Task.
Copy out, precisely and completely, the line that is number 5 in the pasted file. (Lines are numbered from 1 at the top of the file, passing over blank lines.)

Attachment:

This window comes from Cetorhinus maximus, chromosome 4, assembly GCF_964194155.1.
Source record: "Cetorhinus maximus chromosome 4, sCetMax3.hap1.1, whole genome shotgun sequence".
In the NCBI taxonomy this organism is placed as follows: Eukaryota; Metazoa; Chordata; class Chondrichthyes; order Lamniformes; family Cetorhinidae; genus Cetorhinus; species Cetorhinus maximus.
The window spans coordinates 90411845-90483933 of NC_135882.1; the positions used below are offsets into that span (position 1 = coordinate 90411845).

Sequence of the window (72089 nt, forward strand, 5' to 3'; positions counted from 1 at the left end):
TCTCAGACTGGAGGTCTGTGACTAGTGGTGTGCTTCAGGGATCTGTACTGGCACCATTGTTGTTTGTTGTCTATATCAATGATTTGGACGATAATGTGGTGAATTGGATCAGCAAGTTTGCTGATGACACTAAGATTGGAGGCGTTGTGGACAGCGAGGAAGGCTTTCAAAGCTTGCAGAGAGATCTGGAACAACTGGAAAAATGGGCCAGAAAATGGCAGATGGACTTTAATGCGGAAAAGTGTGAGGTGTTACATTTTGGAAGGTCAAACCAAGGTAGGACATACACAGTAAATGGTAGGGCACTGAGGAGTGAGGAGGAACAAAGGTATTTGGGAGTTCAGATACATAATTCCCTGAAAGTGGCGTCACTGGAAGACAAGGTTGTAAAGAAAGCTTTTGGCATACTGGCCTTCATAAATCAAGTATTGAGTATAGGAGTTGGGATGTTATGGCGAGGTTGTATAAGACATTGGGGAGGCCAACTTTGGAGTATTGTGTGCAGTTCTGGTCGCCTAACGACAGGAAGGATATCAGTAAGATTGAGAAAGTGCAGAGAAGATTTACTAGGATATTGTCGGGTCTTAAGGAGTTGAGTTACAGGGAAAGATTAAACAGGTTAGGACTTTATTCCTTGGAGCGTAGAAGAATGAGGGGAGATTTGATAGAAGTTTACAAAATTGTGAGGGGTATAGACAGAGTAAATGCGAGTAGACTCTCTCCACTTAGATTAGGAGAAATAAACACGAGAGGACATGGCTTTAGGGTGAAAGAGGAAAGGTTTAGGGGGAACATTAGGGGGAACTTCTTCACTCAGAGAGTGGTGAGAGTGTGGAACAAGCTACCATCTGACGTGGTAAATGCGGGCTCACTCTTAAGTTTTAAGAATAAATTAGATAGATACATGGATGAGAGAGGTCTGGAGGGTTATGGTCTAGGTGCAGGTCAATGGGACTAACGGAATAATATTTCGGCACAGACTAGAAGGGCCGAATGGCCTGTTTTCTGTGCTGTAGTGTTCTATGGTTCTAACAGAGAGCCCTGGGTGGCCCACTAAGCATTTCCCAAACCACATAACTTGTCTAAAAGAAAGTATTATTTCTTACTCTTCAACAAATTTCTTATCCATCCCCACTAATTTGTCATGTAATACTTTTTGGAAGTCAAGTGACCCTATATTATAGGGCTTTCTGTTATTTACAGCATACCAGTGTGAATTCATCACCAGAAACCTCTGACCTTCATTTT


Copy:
Sequence of the window (72089 nt, forward strand, 5' to 3'; positions counted from 1 at the left end):